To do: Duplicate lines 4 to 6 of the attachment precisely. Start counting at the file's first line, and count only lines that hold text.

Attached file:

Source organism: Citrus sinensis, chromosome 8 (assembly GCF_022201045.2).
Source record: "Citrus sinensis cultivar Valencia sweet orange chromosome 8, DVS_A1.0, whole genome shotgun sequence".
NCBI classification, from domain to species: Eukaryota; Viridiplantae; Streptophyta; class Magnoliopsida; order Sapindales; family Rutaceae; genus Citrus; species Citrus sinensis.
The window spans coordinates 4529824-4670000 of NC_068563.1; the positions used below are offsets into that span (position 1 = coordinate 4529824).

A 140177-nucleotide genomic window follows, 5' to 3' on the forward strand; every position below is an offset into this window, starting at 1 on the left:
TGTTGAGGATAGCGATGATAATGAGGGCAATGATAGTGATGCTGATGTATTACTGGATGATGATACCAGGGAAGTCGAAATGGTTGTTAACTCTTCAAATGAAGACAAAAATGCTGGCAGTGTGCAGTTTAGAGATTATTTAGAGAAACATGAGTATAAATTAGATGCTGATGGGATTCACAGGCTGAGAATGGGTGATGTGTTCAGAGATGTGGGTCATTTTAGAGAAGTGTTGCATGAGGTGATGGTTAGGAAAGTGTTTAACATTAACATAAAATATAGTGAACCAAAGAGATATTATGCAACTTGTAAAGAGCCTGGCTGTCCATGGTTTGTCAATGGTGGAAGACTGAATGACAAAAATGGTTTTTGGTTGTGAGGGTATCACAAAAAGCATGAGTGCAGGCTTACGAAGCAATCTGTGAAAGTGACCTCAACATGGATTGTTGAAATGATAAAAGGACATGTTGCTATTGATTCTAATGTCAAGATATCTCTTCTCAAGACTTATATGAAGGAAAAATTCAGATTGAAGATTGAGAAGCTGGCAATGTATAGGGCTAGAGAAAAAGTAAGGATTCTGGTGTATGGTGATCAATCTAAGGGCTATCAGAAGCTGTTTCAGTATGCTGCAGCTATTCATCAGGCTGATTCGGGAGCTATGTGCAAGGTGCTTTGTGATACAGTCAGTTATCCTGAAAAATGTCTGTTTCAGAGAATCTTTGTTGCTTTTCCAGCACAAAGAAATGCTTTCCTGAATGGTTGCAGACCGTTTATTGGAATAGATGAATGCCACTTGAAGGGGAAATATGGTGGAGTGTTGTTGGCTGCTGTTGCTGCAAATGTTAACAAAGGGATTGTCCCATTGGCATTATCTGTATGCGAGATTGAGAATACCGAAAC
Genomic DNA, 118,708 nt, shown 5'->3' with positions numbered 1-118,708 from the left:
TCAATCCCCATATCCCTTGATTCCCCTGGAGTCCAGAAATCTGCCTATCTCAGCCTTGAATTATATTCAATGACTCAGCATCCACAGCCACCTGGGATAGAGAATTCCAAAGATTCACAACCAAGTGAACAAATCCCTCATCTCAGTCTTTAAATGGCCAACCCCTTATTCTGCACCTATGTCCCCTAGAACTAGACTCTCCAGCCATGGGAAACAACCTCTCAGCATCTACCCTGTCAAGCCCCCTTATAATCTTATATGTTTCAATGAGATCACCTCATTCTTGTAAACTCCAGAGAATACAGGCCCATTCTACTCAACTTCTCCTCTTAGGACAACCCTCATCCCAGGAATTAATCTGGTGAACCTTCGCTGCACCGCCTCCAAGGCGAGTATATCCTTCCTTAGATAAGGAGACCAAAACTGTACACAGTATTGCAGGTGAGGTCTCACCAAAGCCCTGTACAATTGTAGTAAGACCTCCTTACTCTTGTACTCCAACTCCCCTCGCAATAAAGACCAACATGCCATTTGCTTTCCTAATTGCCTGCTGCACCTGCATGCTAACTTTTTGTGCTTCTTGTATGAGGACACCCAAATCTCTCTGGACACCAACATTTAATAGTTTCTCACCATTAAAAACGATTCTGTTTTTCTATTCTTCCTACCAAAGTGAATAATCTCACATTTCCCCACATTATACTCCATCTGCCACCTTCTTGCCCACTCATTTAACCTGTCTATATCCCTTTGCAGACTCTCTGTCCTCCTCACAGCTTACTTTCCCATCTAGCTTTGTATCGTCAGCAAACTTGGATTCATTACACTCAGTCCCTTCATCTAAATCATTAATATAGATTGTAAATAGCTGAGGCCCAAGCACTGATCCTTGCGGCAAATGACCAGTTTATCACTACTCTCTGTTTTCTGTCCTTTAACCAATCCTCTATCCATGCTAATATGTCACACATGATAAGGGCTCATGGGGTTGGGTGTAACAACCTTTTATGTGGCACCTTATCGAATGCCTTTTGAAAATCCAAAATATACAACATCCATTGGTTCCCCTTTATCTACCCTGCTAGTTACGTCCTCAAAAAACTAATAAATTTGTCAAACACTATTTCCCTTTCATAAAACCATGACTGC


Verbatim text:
The window spans coordinates 4529824-4670000 of NC_068563.1; the positions used below are offsets into that span (position 1 = coordinate 4529824).

A 140177-nucleotide genomic window follows, 5' to 3' on the forward strand; every position below is an offset into this window, starting at 1 on the left:
TGTTGAGGATAGCGATGATAATGAGGGCAATGATAGTGATGCTGATGTATTACTGGATGATGATACCAGGGAAGTCGAAATGGTTGTTAACTCTTCAAATGAAGACAAAAATGCTGGCAGTGTGCAGTTTAGAGATTATTTAGAGAAACATGAGTATAAATTAGATGCTGATGGGATTCACAGGCTGAGAATGGGTGATGTGTTCAGAGATGTGGGTCATTTTAGAGAAGTGTTGCATGAGGTGATGGTTAGGAAAGTGTTTAACATTAACATAAAATATAGTGAACCAAAGAGATATTATGCAACTTGTAAAGAGCCTGGCTGTCCATGGTTTGTCAATGGTGGAAGACTGAATGACAAAAATGGTTTTTGGTTGTGAGGGTATCACAAAAAGCATGAGTGCAGGCTTACGAAGCAATCTGTGAAAGTGACCTCAACATGGATTGTTGAAATGATAAAAGGACATGTTGCTATTGATTCTAATGTCAAGATATCTCTTCTCAAGACTTATATGAAGGAAAAATTCAGATTGAAGATTGAGAAGCTGGCAATGTATAGGGCTAGAGAAAAAGTAAGGATTCTGGTGTATGGTGATCAATCTAAGGGCTATCAGAAGCTGTTTCAGTATGCTGCAGCTATTCATCAGGCTGATTCGGGAGCTATGTGCAAGGTGCTTTGTGATACAGTCAGTTATCCTGAAAAATGTCTGTTTCAGAGAATCTTTGTTGCTTTTCCAGCACAAAGAAATGCTTTCCTGAATGGTTGCAGACCGTTTATTGGAATAGATGAATGCCACTTGAAGGGGAAATATGGTGGAGTGTTGTTGGCTGCTGTTGCTGCAAATGTTAACAAAGGGATTGTCCCATTGGCATTATCTGTATGCGAGATTGAGAATACCGAAAC